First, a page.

John Edwards trial delayed over heart condition

John Edwards outside the federal court building in Winston-Salem, North Carolina on Friday John Edwards is charged with misusing campaign funds in an effort to protect his public image

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Former US presidential contender John Edwards has a heart condition and needs a delay to his trial on charges of misusing campaign funds, doctors say.

A judge in North Carolina delayed jury selection until 26 March while the former Democratic senator, 58, undergoes tests and treatment.

She said letters from cardiologists treating Mr Edwards showed he had a "serious" condition.

Mr Edwards denies using campaign funds to hide an extra-marital affair.

The former North Carolina senator is charged with using cash from two donors to shelter campaign aide Rielle Hunter, with whom he fathered a child.

He is accused of illegally used the campaign funds to pay her living expenses and hide her from the media.

'Life-threatening'

The former North Carolina senator ran for president in 2004 and 2008.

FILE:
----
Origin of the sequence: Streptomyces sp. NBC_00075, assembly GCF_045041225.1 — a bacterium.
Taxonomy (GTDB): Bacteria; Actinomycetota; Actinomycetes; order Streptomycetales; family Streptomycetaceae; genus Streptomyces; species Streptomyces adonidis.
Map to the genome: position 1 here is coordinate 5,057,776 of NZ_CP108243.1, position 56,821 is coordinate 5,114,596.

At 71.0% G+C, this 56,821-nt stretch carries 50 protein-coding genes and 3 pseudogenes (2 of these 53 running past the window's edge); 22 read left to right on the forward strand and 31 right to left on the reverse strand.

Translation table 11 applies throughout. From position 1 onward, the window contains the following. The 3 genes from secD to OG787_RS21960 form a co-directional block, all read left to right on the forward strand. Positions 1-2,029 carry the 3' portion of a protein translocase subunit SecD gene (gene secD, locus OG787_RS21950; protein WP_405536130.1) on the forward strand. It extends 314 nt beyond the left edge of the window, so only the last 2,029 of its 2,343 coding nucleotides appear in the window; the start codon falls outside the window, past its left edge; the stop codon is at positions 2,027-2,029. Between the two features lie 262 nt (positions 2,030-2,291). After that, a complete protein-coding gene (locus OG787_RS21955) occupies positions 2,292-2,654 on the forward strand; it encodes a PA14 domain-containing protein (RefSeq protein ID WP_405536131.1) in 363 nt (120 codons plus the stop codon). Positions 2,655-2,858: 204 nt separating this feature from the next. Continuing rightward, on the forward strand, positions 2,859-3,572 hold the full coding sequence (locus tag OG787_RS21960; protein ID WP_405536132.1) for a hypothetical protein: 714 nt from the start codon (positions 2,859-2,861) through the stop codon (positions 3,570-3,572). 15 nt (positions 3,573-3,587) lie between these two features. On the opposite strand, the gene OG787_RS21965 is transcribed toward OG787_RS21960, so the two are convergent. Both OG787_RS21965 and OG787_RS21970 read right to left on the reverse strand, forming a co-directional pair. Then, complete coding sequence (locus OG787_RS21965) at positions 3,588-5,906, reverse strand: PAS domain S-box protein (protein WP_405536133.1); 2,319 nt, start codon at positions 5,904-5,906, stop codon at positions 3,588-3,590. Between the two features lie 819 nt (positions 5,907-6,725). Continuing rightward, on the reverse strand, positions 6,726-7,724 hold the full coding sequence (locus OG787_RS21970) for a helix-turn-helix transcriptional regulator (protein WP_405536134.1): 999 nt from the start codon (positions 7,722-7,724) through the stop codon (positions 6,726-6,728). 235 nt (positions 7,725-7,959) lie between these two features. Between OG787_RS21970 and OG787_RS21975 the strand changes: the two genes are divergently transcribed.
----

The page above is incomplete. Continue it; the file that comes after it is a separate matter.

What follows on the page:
His trial has already been delayed twice, the Associated Press reports.

On Friday, federal judge Catherine Eagles said cardiologists for Mr Edwards told her he had suffered three "episodes" related to his condition.

He is to undergo a procedure in February that would require a period of recuperation.

She did not disclose details of the condition, but said she could be life-threatening if left untreated.

Mr Edwards, a wealthy former trial lawyer, was elected to the US Senate in 1998 and served a single term.

He ran for the Democratic presidential nomination in 2004, and after failing in that bid joined Senator John Kerry as vice-presidential candidate on the Democratic ticket.

It was during his second presidential bid in 2008 that his campaign hired Ms Hunter as a campaign videographer. He withdrew from that race in January of that year.

Mr Edwards is charged with one count of conspiracy to violate federal campaign finance laws and to make false statements to finance regulators, four counts of taking illegal campaign contributions, and one count of concealing illegal donations from regulators.

If convicted, he faces up to five years in prison and a $250,000 fine.

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